# Do the electrical and magnetic fields around a photon move faster than the speed of light?

I have seen similar questions to this, but I can't seem to get a firm answer. My understanding is that photons move in straight lines at the speed of light. These photons have perpendicular electrical and magnetic fields that move at various wavelengths around the photons. If this is true, then the effects of these waves must move several times faster than the speed of light to keep up with the photon. Is this true? If not, do the waves just lag way behind the photons? Or do I have it completely wrong and the photons themselves are moving along these waves, thus making the overall speed of the light much slower than $c$.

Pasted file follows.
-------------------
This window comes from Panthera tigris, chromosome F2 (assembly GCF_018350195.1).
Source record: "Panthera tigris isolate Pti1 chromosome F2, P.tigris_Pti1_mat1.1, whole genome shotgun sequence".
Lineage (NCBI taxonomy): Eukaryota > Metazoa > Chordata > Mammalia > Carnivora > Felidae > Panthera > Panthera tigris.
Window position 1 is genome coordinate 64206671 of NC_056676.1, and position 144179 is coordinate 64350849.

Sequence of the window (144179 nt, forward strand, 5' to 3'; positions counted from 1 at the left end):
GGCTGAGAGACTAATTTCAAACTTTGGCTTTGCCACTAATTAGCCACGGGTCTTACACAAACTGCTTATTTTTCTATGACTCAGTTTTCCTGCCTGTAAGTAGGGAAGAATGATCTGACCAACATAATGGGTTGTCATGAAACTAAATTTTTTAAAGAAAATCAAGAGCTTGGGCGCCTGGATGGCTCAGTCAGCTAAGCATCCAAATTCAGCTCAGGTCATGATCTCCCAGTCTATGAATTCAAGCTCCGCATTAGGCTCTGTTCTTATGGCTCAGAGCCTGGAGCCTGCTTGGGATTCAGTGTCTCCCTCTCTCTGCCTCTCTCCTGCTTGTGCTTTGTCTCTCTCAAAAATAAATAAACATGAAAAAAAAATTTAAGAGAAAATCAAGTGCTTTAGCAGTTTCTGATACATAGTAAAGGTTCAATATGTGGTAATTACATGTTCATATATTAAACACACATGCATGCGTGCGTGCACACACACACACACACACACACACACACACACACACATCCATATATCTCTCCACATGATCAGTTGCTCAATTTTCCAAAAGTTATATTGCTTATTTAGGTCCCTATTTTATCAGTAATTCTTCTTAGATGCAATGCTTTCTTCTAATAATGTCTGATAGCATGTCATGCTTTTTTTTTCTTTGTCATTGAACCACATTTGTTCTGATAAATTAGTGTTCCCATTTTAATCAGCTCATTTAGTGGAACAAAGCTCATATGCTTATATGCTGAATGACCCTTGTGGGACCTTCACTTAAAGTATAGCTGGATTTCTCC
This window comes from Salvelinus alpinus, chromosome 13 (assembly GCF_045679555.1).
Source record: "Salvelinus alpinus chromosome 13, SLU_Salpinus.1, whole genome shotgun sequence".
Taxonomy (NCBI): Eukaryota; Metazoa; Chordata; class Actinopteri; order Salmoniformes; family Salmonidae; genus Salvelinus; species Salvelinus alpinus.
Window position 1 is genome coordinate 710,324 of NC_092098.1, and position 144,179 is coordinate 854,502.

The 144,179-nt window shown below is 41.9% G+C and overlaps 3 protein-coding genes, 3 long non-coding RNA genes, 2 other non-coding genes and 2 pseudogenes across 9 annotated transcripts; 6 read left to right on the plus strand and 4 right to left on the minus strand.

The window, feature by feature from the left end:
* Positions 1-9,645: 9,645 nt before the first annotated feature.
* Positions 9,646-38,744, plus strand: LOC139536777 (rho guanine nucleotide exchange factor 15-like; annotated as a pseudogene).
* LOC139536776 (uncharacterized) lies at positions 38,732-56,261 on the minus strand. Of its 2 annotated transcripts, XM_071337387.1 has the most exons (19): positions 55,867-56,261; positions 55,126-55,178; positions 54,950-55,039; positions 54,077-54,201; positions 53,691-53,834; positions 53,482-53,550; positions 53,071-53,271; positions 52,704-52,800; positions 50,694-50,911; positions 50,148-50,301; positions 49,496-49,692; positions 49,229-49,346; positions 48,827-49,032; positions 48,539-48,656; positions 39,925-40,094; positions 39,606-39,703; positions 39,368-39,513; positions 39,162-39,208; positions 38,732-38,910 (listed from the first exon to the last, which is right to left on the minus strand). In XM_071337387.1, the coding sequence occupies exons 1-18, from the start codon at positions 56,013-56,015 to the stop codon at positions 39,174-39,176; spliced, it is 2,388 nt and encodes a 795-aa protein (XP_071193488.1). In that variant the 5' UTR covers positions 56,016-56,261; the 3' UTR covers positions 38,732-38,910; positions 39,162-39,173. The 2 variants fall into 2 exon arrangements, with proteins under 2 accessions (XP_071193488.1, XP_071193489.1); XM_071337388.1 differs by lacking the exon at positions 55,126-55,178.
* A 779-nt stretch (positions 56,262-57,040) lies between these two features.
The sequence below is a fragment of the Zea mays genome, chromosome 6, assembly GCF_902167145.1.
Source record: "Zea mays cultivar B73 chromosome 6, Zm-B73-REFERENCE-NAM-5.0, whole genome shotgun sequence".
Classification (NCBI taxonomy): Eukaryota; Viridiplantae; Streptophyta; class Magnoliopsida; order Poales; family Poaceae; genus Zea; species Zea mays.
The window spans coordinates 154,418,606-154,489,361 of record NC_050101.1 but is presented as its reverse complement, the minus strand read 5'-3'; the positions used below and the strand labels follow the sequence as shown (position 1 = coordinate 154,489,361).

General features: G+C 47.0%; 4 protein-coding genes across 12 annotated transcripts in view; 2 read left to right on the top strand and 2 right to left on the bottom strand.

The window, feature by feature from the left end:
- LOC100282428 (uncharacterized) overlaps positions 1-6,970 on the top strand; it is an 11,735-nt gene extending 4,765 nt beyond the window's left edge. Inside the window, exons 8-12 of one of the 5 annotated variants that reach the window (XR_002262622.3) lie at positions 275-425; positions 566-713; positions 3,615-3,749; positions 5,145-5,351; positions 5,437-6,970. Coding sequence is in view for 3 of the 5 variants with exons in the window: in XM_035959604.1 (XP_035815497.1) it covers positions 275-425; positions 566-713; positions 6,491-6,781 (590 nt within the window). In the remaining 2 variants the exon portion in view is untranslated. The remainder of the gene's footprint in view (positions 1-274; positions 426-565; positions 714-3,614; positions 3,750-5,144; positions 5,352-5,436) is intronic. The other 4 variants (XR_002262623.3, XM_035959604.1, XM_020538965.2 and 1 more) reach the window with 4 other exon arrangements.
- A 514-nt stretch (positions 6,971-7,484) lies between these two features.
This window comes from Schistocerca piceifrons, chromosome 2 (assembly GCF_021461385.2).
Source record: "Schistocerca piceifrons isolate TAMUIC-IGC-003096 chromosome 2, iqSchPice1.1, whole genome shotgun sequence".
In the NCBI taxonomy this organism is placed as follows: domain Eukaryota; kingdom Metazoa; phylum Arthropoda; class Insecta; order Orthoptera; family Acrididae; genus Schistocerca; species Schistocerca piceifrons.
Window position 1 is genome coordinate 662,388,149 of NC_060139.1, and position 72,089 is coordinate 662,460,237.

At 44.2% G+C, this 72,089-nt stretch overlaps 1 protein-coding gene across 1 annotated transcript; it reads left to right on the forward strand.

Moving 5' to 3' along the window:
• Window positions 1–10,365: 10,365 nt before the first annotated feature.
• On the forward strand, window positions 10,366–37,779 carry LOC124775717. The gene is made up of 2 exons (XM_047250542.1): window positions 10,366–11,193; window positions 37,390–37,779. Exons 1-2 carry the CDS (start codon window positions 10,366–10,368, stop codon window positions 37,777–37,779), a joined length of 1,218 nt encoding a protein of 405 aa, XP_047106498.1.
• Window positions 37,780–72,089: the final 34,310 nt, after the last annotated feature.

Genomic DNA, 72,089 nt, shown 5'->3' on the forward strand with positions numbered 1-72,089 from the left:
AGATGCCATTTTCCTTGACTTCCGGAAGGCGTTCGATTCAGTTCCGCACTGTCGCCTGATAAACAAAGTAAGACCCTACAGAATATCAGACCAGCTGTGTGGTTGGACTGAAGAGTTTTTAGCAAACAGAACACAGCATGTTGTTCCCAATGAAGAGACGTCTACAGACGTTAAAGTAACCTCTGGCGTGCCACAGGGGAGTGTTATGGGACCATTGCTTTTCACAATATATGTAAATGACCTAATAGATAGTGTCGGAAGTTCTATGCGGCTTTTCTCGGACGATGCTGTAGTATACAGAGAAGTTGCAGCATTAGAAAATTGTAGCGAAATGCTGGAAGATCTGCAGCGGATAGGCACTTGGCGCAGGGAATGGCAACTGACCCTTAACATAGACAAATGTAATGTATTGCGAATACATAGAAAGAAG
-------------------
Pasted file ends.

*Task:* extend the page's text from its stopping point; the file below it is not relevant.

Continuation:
• No, it's the other way around. Photons don't consist of waves, waves consist of photons. Are there waves of water around molecules of water? No, the waves of water consist of the molecules of water. – safesphere Oct 22 '17 at 1:21